When I started my Tax Court clerkship with Judge Bruce Forrester in 1964, the practice of allowing all of the judges review a Division opinion before it was published didn’t exist. Unless the Division judge [or his/her clerks] decided to talk about the case with a judge [or clerks] in another Division, the review by the Chief Judge [or sometimes in practice, by the Chief Judge’s “permanent clerk”] was the final and only review. Rumor had it that. if there was a question about the opinion, sometimes the Division judge and the Chief Judge resolved the matter by having the opinion issued as a Memo opinion rather than a regular opinion.

    Around the time Judge Ted Tannenwald began his term, there were a few controversial opinions issued by the Court that several of the other judges thought were incorrect. I think in at least one instance another judge was working on a case involving the same issue and intended to resolve the issue inconsistently with the released opinion. After some discussion among the judges, the practice of pre-releasing the opinion to the other judges a couple of days before publication was adopted.

  2. Norman Diamond says:

    “Alternatively, if the report is not approved, the authoring judge may keep the case and rewrite the report or request that the case be reassigned to another judge. See, e.g., Dixon v. Commissioner, 141 T.C. 173 (2013) (trial judge authored dissenting opinion).”

    This solution would work in a case where the reasoning is not approved despite the fact that the result was approved. This solution could avoid producing a covfefe.

  3. Carl Smith says:

    To update what happened after Ron Weiner’s time as a clerk on the court, I clerked for Arthur Nims, III between 1981 and 1983. When I arrived (and throughout my clerking time there), hard copies of the opinions that were to be released later in the day (whether division or memorandum, but I don’t think summary) were brought by the mail cart to each chambers around 10 am. Except for opinions that the Chief Judge had already decided to send to court conference, this was the first occasion that any judge who was not the author (or the clerks in that chambers) got a look at the proposed opinion. I was instructed (as I believe all clerks for all judges were) that we should look at the proposed opinions and bring any concerns about them to our judges as soon as possible. Judges would read the proposed opinions, as well, but were often out of town trying cases, so were not able to see the opinions (no internet yet). If any judge disagreed with the proposed opinion (sometimes prompted by the judges clerk’s flag), he or she would promptly get in touch with the Chief Judge, who would pull the proposed opinion and send it to court conference. As a practical matter, to get a proposed opinion pulled before its release at 3:30 pm, a judge had to get the attention of the Chief Judge no later than lunchtime. Judges Dawson and Tannenwald were the Chief Judges during my time clerking. We did not get the proposed opinions a couple of days before publication. I wish we had, since it was a lot of work to instantly conclude a proposed opinion was wrong and make the case (with citations) to one’s judge (if one was a clerk) or to the Chief Judge (if one was a judge).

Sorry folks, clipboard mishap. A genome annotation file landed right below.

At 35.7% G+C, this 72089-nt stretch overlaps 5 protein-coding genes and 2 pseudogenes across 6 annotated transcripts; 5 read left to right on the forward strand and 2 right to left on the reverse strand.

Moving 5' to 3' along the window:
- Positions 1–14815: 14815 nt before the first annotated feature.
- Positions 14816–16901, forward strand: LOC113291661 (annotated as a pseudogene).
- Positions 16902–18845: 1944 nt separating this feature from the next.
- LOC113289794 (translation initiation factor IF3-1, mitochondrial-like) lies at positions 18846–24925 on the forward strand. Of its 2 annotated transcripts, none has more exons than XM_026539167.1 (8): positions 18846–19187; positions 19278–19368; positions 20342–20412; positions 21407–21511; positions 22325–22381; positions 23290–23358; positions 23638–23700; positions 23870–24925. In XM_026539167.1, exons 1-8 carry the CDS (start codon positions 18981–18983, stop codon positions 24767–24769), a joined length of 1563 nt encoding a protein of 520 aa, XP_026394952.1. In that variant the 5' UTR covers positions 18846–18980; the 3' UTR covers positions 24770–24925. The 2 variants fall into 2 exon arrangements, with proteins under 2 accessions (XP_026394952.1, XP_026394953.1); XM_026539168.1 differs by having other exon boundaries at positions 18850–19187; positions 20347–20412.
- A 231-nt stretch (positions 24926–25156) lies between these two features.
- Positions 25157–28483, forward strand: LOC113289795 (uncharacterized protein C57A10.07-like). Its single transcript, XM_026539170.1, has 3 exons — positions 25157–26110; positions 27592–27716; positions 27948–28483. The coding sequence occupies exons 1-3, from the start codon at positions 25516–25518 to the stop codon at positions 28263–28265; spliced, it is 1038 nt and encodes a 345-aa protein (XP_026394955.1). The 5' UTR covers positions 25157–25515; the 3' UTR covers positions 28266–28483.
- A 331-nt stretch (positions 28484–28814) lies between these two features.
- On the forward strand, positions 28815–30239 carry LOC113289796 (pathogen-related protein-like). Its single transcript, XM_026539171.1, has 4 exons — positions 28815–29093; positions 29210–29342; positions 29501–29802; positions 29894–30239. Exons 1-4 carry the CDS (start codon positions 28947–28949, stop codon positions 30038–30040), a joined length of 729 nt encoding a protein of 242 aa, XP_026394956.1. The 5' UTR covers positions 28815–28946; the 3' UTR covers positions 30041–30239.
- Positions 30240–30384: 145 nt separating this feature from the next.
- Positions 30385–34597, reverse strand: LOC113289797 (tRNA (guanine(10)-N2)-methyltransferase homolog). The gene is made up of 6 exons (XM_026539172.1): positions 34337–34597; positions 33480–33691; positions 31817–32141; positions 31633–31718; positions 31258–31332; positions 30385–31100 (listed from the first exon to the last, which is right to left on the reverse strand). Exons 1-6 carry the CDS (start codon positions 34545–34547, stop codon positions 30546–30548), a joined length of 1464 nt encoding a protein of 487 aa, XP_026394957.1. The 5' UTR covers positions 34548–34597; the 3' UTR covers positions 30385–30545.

I don’t know how much advance review of proposed opinions is given these days, though I bet the draft opinions are circulated on line, not by mail cart.

    • Bob Kamman says:

      Thanks to both Ron Wiener and Carl Smith for their comments, as well as to Kandyce Korotky for telling us what many did not already know. Someone needs to write a history of the Tax Court, as told by insiders. “The Tax Brethren” — where is Bob Woodward when we need him?